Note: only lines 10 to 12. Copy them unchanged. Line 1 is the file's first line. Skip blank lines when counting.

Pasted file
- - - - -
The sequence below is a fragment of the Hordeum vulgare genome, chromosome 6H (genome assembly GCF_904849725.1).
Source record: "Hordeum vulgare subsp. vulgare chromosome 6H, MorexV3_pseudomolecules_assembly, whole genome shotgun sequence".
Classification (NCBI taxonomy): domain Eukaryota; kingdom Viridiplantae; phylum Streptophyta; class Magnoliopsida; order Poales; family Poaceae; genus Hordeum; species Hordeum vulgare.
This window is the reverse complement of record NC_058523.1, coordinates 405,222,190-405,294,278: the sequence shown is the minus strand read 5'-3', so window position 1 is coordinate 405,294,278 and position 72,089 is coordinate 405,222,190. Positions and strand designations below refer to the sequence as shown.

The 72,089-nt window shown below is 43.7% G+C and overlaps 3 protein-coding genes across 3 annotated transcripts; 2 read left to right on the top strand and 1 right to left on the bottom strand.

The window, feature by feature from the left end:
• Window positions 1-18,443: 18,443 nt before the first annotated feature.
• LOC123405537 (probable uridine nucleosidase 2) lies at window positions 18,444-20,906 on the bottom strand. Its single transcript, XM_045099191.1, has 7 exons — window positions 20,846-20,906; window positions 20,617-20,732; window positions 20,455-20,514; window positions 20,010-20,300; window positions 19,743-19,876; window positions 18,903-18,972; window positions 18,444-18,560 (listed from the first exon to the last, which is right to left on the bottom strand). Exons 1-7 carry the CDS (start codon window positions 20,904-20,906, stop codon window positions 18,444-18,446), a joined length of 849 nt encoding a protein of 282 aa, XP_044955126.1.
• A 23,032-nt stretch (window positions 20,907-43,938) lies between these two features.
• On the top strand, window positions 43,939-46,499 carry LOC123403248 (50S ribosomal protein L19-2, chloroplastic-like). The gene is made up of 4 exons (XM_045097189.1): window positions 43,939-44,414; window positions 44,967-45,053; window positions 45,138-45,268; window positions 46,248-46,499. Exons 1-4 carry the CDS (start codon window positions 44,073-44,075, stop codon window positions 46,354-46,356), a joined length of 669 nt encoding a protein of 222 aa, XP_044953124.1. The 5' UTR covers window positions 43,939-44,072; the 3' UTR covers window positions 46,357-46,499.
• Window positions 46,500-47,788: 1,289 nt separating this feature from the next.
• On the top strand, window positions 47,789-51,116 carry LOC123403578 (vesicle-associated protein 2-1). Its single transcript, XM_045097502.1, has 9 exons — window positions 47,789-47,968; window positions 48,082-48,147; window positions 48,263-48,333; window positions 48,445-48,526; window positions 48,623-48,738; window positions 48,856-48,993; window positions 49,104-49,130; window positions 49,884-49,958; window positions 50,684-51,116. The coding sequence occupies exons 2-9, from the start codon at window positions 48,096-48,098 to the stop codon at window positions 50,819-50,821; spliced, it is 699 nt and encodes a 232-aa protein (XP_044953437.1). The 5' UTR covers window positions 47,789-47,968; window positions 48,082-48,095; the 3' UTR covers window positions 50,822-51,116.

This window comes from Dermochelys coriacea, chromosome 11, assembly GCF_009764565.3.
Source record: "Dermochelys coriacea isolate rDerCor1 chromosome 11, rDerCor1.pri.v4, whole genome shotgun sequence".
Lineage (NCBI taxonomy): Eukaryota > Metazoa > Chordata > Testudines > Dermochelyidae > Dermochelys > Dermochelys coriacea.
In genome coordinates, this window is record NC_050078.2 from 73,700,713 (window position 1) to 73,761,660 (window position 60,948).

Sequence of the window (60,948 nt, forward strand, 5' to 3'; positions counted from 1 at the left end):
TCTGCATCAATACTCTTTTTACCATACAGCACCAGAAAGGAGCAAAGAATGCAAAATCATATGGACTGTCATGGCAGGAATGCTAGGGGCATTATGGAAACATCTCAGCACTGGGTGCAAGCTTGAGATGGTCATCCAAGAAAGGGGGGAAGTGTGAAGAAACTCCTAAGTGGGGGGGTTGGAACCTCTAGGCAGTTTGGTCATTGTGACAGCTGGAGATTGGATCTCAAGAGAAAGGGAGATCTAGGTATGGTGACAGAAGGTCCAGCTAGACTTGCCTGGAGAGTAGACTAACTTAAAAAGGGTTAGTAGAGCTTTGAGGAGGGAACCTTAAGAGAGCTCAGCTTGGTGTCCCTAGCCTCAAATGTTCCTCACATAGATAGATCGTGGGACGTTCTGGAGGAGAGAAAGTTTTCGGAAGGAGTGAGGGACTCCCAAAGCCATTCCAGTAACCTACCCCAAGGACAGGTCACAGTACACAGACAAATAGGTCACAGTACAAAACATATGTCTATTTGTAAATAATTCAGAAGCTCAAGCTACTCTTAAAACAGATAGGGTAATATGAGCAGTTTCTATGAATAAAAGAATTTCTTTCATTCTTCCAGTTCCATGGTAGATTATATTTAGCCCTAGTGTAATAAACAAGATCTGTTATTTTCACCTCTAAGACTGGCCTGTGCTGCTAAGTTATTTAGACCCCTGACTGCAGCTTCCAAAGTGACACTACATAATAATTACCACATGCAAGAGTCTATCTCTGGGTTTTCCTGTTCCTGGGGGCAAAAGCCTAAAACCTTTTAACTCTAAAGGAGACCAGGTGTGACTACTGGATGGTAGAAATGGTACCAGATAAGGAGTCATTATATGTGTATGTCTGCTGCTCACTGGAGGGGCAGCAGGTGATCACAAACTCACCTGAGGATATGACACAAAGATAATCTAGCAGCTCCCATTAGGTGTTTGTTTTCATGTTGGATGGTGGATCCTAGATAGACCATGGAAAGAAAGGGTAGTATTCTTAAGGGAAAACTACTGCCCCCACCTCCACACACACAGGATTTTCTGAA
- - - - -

• On the top strand, window positions 43,939-46,499 carry LOC123403248 (50S ribosomal protein L19-2, chloroplastic-like). The gene is made up of 4 exons (XM_045097189.1): window positions 43,939-44,414; window positions 44,967-45,053; window positions 45,138-45,268; window positions 46,248-46,499. Exons 1-4 carry the CDS (start codon window positions 44,073-44,075, stop codon window positions 46,354-46,356), a joined length of 669 nt encoding a protein of 222 aa, XP_044953124.1. The 5' UTR covers window positions 43,939-44,072; the 3' UTR covers window positions 46,357-46,499.
• Window positions 46,500-47,788: 1,289 nt separating this feature from the next.
• On the top strand, window positions 47,789-51,116 carry LOC123403578 (vesicle-associated protein 2-1). Its single transcript, XM_045097502.1, has 9 exons — window positions 47,789-47,968; window positions 48,082-48,147; window positions 48,263-48,333; window positions 48,445-48,526; window positions 48,623-48,738; window positions 48,856-48,993; window positions 49,104-49,130; window positions 49,884-49,958; window positions 50,684-51,116. The coding sequence occupies exons 2-9, from the start codon at window positions 48,096-48,098 to the stop codon at window positions 50,819-50,821; spliced, it is 699 nt and encodes a 232-aa protein (XP_044953437.1). The 5' UTR covers window positions 47,789-47,968; window positions 48,082-48,095; the 3' UTR covers window positions 50,822-51,116.